Sir John Key is being quietly promoted as the next chair of Melbourne-based ANZ Banking Group within senior Australasian business circles.
It would be a huge feather in Key's cap — and for that matter New Zealand's — if the former National prime minister can pull it off.
Key is also being courted by NZ kiwifruit exporter Zespri to assist it to make headway with some thorny issues in China. This is a market where Key has particular expertise to bring to the table. It makes sense for him to shuffle his governance portfolio to take on new roles where his expertise can be brought to bear.
Key is to bow out as a director of the Air New Zealand board next year. The cognoscenti says he is taking a jump because the coalition Government thwarted plans for him to chair the national flag carrier.
In fact, Key has been urged to set his sights on a much bigger target. That is to become chair of ANZ Banking Group in Australia when David Gonski ultimately steps down.
To pull off this feat — which in my view he is admirably suited for notwithstanding my earlier criticism that he needs to sharpen up his governance skills — Key has to focus.
Currently, he is chair of the ANZ New Zealand board and a director of its Australian parent company. Reserve Bank Governor Adrian Orr has been weighing Key's joint role as chair of ANZ New Zealand and a director at parent company level, evidencing concern there is a conflict of interest. But he is simply following in the footsteps of Sir Roderick Deane.
Within ANZ NZ's senior executive team there is strong support for Key to stay as a director of the Melbourne-headquartered bank. The argument goes that having both him and John "JT" Macfarlane (who served with Key at Bankers Trust in Auckland in the 1990s) on the group board means there are two Kiwis who at least have an appreciation of the interests of the New Zealand arm's operations and the New Zealand economy. This might not have been so evident when group CEO Shayne Elliott — also a New Zealander — was threatening to curtail operations here if the Reserve Bank's capital review resulted in a fait accompli.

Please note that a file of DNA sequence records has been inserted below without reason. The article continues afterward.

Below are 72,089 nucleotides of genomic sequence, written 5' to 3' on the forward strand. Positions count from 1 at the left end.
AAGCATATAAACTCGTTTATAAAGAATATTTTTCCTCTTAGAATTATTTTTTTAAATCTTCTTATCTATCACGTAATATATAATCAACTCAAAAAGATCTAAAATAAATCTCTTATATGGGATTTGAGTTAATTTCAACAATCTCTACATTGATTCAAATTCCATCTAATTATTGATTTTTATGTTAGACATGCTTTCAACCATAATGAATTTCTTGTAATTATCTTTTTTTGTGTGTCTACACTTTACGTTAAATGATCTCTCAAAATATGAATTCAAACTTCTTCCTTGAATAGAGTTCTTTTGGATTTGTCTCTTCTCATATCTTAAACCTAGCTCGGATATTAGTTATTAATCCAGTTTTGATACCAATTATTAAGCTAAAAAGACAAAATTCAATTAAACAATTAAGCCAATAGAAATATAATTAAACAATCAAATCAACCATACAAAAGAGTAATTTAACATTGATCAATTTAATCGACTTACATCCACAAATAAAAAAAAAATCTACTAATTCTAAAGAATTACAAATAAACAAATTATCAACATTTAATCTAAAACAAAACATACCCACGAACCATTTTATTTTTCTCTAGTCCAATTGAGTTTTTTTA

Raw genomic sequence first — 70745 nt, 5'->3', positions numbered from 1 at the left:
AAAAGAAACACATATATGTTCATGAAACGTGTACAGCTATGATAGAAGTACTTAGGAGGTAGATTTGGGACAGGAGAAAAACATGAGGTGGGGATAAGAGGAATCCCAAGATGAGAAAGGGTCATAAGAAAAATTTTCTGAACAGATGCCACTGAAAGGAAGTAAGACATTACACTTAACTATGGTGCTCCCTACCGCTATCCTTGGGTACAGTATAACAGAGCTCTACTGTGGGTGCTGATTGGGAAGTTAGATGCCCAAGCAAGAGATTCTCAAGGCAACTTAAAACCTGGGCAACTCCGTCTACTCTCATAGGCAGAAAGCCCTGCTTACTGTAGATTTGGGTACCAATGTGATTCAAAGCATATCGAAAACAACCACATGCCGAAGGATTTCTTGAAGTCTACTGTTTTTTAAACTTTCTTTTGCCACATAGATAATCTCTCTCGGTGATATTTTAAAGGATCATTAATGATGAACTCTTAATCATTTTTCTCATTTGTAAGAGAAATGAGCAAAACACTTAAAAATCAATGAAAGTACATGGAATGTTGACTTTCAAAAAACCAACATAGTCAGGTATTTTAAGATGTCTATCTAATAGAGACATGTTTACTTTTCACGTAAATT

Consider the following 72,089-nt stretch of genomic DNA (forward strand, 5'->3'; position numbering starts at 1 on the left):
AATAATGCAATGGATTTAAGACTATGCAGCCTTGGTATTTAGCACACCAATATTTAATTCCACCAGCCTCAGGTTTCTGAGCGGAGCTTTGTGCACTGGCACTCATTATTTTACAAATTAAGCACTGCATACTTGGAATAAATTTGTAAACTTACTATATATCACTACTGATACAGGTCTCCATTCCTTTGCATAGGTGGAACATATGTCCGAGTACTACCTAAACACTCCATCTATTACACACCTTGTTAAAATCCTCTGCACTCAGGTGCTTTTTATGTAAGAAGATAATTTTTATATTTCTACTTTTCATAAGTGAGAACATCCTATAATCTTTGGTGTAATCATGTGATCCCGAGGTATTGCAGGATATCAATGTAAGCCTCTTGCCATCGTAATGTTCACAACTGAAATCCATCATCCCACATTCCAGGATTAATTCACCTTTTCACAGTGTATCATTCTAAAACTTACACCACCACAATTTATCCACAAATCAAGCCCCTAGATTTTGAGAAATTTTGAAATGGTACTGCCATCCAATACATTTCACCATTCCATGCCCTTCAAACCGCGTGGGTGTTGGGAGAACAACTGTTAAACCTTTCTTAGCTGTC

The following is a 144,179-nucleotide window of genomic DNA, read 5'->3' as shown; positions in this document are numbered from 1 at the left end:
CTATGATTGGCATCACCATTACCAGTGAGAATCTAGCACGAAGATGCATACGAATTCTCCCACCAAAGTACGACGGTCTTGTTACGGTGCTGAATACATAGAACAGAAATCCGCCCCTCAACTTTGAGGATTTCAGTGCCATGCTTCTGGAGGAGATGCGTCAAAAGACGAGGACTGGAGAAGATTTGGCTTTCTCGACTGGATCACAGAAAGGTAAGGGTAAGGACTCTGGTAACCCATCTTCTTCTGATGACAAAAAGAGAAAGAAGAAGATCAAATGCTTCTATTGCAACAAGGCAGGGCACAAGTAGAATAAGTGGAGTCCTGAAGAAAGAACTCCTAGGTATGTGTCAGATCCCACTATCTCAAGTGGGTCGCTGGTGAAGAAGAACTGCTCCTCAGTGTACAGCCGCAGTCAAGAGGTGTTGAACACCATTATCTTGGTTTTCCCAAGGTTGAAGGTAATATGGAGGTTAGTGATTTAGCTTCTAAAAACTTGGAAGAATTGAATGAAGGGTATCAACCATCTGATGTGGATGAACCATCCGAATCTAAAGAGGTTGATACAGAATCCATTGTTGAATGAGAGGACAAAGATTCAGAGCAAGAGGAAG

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But it is noticeable the muted stance from ANZ when Reserve Bank governor Adrian Orr unveiled the central bank's final decision. There is a way to go before this saga plays out.
When it comes to Air NZ, a sensible person would not want to detract from the board's call to endorse Dame Therese Walsh to take over from businessman Tony Carter as chair. Walsh brings particular strengths to the role.
Being a mere director of Air NZ does not carry with it the influence Key previously enjoyed as NZ's tourism minister and prime minister. At that stage, he was integrally involved with the airline's senior team, including prior CEO Christopher Luxon, promoting the NZ brand overseas and working to open new routes for the airline.
His own skill set — particularly in this era — is more suited to the financial world.
He is already being touted as a possibility when Gonski steps down sometime in the next year or two. Gonski has been working towards this as has been evident from the public emphasis on his concurrent role as chancellor of the University of NSW recently.
In Sydney last month, at Australian's strategic forum, he called on businesses to "savour" the opportunities presented by co-operating with China. This is one issue on which Key and Gonski are aligned. But Key is much more a China bull than the current ANZ chair.
This is a tricky time for Australia-China relations. This week the Chinese Ambassador to Australia dished out yet another serve criticising Australian reports that 1 million Uighur people have been detained as "utterly fake news".
But at the same time it indicated Prime Minister Scott Morrison may finally get an invitation to meet China's leadership in Beijing.
Key is a realist when it comes to both the New Zealand and Australian relationship with China.
When it comes to ANZ New Zealand, Key succeeded in having his preferred candidate, Antonia Watson, confirmed as CEO. Watson is also one to watch.
Her predecessor David Hisco was pushed out. But Hisco was a good talent spotter and ensured the former ANZ chief financial officer was blooded through the opportunity to manage serious P&L as managing director of the bank's retail and business banking sector.
Watson is respected by the tight senior executive team.
It has been a truly shocking year when it comes to the Australasian banking sector.
Much of the leadership in Australia has been effectively decapitated.
Next year will remain onerous but hopefully with no more major scandals to unveil.
Please have an enjoyable and safe Christmas and New Year. My column returns on Wednesday January 22.